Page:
I have no idea why you "shudder" thinking about Livingstone being in those shoes. Ken Starr is a brilliant lawyer, no doubt. However, the decision to not waive our right to a lawsuit was, in my opinion, more of a business decision than it was a legal one. I think the Ph.D. and former GWU and Pepperdine business school dean would have made the choice to avoid losing millions of dollars, too.
Because had that been the case, I've got a feeling there's a good chance we'd be playing Homecoming games against a conference "rival" like Rice in front of 12K fans in the coolest stadium in Conference USA (or something similar) these days. And that could still yet happen at some point in the future (certainly hope it doesn't, but it could).
Ok, but what exactly makes you think that? Has she shown a propensity to throw money away? Or not care about athletics?
canoso
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God bless Ken Starr
PartyBear
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Johnny Bear said:

PartyBear said:

Did he raise that much money? Money was pouring in because his presidency coincided with a football program he inherited that was raking in money and donations, which as I mentioned his legacy is the burning down of the rain maker.
The "rain maker" got burned down not because of Starr, but because of a largely manufactured "scandal" that could've been handled vastly different by a BOR that immediately bent over and grabbed its ankles. There were all kinds of ways to deal with that situation that didn't involve burning the program to the ground and killing the goose that laid the golden egg (note how differently Tennessee, Florida State and especially Michigan State handled similar if not even worse "scandals" and none of them involved nuking their programs or anything remotely close to that). I'll give you that Starr could've done a better job with dealing with the overly expanded Title IX obligations, but I completely understand and agree with his position that everything related to that issue had become ridiculous as far as colleges being expected to be a virtual judge, jury and executioner for issues that should be dealt with exclusively through the criminal and civil justice systems (thank you President Obummer!). In any event, laying all of that or even most of it at Starr's feet is way off base.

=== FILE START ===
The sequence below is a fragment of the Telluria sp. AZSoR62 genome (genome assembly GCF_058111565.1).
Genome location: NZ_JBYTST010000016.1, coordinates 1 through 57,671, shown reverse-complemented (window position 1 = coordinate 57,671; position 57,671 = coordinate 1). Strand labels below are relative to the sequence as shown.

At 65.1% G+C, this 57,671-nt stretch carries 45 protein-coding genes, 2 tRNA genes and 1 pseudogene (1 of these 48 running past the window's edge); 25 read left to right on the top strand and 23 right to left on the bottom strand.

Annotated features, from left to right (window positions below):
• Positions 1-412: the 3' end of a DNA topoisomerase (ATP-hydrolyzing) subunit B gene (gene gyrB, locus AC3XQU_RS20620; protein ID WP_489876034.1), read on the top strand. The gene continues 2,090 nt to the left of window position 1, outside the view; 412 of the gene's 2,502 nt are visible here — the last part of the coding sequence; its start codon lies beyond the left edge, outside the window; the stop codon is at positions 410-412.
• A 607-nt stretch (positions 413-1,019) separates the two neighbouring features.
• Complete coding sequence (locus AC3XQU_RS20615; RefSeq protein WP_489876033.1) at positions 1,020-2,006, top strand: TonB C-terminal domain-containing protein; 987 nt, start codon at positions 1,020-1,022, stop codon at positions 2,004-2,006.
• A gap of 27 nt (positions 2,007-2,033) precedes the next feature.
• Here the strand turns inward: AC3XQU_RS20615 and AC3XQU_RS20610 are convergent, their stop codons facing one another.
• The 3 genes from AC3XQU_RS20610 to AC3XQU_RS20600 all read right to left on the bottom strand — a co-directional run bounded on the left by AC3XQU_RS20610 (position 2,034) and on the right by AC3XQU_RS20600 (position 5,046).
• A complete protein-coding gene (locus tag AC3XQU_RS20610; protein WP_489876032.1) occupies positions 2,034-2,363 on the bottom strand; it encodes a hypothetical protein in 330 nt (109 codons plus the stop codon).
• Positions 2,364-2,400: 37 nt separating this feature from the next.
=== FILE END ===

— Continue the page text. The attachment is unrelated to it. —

I think people here know my position about the BOR. But Starr had a large role. Other presidents of major universities managed to implement the system. Starr should have as well. Having a law degree and being a former federal judge makes his direlection even more unconscionable.

As to stars I rarely star anyone. I sure as hell don't star myself. Is there not a way to see who makes stars?
Malbec
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PartyBear said:

Johnny Bear said:

PartyBear said:

Did he raise that much money? Money was pouring in because his presidency coincided with a football program he inherited that was raking in money and donations, which as I mentioned his legacy is the burning down of the rain maker.
The "rain maker" got burned down not because of Starr, but because of a largely manufactured "scandal" that could've been handled vastly different by a BOR that immediately bent over and grabbed its ankles. There were all kinds of ways to deal with that situation that didn't involve burning the program to the ground and killing the goose that laid the golden egg (note how differently Tennessee, Florida State and especially Michigan State handled similar if not even worse "scandals" and none of them involved nuking their programs or anything remotely close to that). I'll give you that Starr could've done a better job with dealing with the overly expanded Title IX obligations, but I completely understand and agree with his position that everything related to that issue had become ridiculous as far as colleges being expected to be a virtual judge, jury and executioner for issues that should be dealt with exclusively through the criminal and civil justice systems (thank you President Obummer!). In any event, laying all of that or even most of it at Starr's feet is way off base.